How the last public execution in California gave us the meanest ghost in Napa

Some years before his public execution, William Roe convinced a friend to write a letter informing his family that he was dead.

According to that letter, Roe had been killed in a vague, accidental sort of way in the Black Hills. This was tragic for his family but exceedingly convenient for the career criminal, who was actually on the West Coast committing a series of misdeeds. Wanted by police, he decided faking his death in South Dakota was the best course of action for everyone.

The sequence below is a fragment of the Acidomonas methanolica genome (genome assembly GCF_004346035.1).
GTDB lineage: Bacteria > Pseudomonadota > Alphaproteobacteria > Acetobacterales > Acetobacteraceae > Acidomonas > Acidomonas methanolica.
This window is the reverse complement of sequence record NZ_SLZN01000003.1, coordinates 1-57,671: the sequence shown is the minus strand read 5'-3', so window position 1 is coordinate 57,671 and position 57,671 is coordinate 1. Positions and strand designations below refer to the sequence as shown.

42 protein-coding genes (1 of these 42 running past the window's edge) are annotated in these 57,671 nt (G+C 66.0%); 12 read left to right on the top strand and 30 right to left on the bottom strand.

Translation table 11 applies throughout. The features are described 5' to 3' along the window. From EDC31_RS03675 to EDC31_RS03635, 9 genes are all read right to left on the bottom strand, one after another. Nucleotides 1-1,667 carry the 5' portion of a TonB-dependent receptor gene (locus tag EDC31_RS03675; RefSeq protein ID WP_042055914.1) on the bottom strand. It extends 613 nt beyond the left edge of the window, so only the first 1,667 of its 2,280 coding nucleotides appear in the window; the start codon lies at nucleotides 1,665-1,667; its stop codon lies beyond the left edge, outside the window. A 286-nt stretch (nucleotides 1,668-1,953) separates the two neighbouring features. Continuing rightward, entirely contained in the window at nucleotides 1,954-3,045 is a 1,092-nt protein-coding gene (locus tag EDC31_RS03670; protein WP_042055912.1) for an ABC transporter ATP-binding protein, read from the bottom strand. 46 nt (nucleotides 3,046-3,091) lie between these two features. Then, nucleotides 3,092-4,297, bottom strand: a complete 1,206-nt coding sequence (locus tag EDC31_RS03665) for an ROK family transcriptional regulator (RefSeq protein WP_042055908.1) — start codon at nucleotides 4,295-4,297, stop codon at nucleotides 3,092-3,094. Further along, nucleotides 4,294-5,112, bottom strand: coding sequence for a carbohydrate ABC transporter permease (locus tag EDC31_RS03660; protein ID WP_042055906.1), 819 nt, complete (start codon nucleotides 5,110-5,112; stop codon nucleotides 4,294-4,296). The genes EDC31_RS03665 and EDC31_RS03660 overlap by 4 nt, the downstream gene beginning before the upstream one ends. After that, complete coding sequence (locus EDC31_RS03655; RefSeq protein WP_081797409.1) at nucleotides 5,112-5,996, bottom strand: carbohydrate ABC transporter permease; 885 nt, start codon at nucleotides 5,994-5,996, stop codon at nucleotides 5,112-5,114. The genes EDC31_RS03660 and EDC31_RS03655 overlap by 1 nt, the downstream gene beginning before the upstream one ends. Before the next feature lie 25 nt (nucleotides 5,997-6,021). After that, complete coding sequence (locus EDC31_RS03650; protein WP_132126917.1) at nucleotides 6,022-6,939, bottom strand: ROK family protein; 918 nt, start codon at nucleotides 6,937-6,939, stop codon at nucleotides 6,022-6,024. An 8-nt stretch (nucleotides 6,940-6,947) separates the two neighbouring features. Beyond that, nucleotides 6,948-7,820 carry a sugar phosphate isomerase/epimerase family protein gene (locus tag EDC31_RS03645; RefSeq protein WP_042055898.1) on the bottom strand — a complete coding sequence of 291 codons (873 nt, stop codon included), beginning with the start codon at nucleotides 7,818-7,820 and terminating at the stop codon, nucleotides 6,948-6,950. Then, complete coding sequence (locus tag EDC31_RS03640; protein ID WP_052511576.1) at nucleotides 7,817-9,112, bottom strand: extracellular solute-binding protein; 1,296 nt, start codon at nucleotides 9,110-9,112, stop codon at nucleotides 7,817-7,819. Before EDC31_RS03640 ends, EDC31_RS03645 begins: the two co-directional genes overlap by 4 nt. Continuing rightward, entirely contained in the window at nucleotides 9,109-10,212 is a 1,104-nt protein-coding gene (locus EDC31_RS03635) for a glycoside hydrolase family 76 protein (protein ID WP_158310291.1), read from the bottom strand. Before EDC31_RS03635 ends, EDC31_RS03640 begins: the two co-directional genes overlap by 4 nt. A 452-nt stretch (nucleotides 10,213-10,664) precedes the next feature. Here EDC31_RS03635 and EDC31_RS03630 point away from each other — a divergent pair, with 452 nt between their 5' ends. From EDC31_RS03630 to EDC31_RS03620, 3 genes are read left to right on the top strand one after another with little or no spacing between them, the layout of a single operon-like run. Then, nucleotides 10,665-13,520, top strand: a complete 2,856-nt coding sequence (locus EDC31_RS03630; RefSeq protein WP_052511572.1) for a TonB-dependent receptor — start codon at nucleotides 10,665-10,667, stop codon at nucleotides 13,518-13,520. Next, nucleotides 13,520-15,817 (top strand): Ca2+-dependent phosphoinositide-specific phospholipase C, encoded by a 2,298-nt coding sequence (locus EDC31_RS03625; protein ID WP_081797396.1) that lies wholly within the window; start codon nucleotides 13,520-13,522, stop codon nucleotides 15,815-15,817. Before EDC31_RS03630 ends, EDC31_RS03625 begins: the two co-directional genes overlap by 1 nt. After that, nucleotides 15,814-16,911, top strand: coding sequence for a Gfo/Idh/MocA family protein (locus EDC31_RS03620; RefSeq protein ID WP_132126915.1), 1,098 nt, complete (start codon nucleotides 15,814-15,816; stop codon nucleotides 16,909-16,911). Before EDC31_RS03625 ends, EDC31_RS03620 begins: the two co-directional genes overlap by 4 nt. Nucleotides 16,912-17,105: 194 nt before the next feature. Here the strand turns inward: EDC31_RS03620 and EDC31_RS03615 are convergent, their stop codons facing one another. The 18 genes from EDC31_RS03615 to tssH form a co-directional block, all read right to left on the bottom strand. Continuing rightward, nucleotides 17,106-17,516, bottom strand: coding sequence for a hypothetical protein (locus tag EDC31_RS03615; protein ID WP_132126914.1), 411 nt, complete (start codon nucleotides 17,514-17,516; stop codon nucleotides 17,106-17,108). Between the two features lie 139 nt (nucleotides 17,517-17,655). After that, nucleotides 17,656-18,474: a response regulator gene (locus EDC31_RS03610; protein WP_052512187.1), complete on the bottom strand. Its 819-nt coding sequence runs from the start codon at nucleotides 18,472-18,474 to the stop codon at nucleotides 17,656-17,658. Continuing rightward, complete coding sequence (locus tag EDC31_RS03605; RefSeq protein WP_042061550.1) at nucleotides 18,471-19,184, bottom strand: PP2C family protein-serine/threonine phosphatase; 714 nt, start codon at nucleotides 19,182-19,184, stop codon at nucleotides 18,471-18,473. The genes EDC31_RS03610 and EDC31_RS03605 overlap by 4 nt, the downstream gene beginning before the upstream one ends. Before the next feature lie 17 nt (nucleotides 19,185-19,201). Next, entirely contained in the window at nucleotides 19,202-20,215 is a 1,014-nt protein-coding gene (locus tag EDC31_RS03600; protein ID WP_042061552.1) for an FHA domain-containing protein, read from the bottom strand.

Now nothing but a memory to his family, William Roe’s real, corporeal self began blazing a bloody trail across California. It was one particularly brutal murder that landed him in the Napa County Jail on the morning of Jan. 15, 1897, the day before the state of California was set to hang him by the neck until dead. Roe was at ease, chatting with reporters

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